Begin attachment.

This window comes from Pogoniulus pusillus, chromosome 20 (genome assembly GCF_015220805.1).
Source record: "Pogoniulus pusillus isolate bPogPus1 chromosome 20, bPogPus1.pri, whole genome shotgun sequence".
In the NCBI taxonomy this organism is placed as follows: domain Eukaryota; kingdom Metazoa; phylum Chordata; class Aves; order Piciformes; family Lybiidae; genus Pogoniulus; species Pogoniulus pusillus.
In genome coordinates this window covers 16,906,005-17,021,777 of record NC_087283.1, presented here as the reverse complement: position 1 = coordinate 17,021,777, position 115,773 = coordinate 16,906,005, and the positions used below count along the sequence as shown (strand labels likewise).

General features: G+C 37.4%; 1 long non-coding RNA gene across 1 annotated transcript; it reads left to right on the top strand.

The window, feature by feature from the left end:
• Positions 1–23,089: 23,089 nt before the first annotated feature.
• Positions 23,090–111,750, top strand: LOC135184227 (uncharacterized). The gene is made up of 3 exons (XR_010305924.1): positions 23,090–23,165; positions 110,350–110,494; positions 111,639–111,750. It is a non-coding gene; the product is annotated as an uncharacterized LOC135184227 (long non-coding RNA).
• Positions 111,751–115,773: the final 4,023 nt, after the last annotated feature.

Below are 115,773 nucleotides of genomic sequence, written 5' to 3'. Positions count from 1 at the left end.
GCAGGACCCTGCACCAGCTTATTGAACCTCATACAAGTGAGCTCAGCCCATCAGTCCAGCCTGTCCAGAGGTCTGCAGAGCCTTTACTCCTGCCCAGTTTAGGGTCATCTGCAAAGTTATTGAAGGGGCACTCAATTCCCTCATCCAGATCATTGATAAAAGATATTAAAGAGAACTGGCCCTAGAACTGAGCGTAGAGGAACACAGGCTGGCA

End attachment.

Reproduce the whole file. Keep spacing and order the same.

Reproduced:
This window comes from Pogoniulus pusillus, chromosome 20 (genome assembly GCF_015220805.1).
Source record: "Pogoniulus pusillus isolate bPogPus1 chromosome 20, bPogPus1.pri, whole genome shotgun sequence".
In the NCBI taxonomy this organism is placed as follows: domain Eukaryota; kingdom Metazoa; phylum Chordata; class Aves; order Piciformes; family Lybiidae; genus Pogoniulus; species Pogoniulus pusillus.
In genome coordinates this window covers 16,906,005-17,021,777 of record NC_087283.1, presented here as the reverse complement: position 1 = coordinate 17,021,777, position 115,773 = coordinate 16,906,005, and the positions used below count along the sequence as shown (strand labels likewise).

General features: G+C 37.4%; 1 long non-coding RNA gene across 1 annotated transcript; it reads left to right on the top strand.

The window, feature by feature from the left end:
• Positions 1–23,089: 23,089 nt before the first annotated feature.
• Positions 23,090–111,750, top strand: LOC135184227 (uncharacterized). The gene is made up of 3 exons (XR_010305924.1): positions 23,090–23,165; positions 110,350–110,494; positions 111,639–111,750. It is a non-coding gene; the product is annotated as an uncharacterized LOC135184227 (long non-coding RNA).
• Positions 111,751–115,773: the final 4,023 nt, after the last annotated feature.

Below are 115,773 nucleotides of genomic sequence, written 5' to 3'. Positions count from 1 at the left end.
GCAGGACCCTGCACCAGCTTATTGAACCTCATACAAGTGAGCTCAGCCCATCAGTCCAGCCTGTCCAGAGGTCTGCAGAGCCTTTACTCCTGCCCAGTTTAGGGTCATCTGCAAAGTTATTGAAGGGGCACTCAATTCCCTCATCCAGATCATTGATAAAAGATATTAAAGAGAACTGGCCCTAGAACTGAGCGTAGAGGAACACAGGCTGGCA